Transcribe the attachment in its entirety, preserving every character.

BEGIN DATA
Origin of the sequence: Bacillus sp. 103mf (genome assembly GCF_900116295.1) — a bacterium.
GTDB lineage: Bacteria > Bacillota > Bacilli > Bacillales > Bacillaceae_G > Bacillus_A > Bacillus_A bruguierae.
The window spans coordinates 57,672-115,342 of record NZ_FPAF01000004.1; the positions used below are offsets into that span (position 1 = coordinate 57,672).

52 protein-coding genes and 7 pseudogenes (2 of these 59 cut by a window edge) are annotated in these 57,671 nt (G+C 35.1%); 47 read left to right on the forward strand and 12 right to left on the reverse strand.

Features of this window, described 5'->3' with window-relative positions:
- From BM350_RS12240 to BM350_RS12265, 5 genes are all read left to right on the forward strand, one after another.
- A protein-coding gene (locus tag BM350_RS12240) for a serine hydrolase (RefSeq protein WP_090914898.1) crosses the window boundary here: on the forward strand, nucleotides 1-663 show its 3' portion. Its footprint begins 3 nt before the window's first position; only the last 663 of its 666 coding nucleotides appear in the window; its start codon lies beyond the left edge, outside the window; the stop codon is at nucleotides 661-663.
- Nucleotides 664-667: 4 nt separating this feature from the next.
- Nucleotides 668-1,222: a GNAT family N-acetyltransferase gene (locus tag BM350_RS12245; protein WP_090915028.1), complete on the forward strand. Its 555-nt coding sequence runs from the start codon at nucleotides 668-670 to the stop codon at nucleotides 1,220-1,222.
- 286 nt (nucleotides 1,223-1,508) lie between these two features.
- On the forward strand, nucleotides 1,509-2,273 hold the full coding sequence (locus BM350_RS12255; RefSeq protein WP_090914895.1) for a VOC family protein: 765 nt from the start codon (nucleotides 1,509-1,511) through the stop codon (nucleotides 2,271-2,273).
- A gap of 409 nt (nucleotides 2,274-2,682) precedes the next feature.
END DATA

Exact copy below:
Origin of the sequence: Bacillus sp. 103mf (genome assembly GCF_900116295.1) — a bacterium.
GTDB lineage: Bacteria > Bacillota > Bacilli > Bacillales > Bacillaceae_G > Bacillus_A > Bacillus_A bruguierae.
The window spans coordinates 57,672-115,342 of record NZ_FPAF01000004.1; the positions used below are offsets into that span (position 1 = coordinate 57,672).

52 protein-coding genes and 7 pseudogenes (2 of these 59 cut by a window edge) are annotated in these 57,671 nt (G+C 35.1%); 47 read left to right on the forward strand and 12 right to left on the reverse strand.

Features of this window, described 5'->3' with window-relative positions:
- From BM350_RS12240 to BM350_RS12265, 5 genes are all read left to right on the forward strand, one after another.
- A protein-coding gene (locus tag BM350_RS12240) for a serine hydrolase (RefSeq protein WP_090914898.1) crosses the window boundary here: on the forward strand, nucleotides 1-663 show its 3' portion. Its footprint begins 3 nt before the window's first position; only the last 663 of its 666 coding nucleotides appear in the window; its start codon lies beyond the left edge, outside the window; the stop codon is at nucleotides 661-663.
- Nucleotides 664-667: 4 nt separating this feature from the next.
- Nucleotides 668-1,222: a GNAT family N-acetyltransferase gene (locus tag BM350_RS12245; protein WP_090915028.1), complete on the forward strand. Its 555-nt coding sequence runs from the start codon at nucleotides 668-670 to the stop codon at nucleotides 1,220-1,222.
- 286 nt (nucleotides 1,223-1,508) lie between these two features.
- On the forward strand, nucleotides 1,509-2,273 hold the full coding sequence (locus BM350_RS12255; RefSeq protein WP_090914895.1) for a VOC family protein: 765 nt from the start codon (nucleotides 1,509-1,511) through the stop codon (nucleotides 2,271-2,273).
- A gap of 409 nt (nucleotides 2,274-2,682) precedes the next feature.